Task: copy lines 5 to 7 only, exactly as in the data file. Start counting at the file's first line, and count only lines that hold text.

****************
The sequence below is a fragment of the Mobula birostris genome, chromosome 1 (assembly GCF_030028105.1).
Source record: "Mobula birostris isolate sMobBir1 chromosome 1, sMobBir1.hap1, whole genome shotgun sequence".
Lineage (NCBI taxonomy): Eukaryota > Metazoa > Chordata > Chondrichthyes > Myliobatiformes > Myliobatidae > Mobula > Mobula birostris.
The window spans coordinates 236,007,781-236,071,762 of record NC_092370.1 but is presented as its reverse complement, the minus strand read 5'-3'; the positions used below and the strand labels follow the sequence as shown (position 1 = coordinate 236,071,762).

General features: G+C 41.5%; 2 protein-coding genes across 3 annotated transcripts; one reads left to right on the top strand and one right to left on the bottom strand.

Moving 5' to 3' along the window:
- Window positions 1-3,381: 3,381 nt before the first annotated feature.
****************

General features: G+C 41.5%; 2 protein-coding genes across 3 annotated transcripts; one reads left to right on the top strand and one right to left on the bottom strand.

Moving 5' to 3' along the window:
- Window positions 1-3,381: 3,381 nt before the first annotated feature.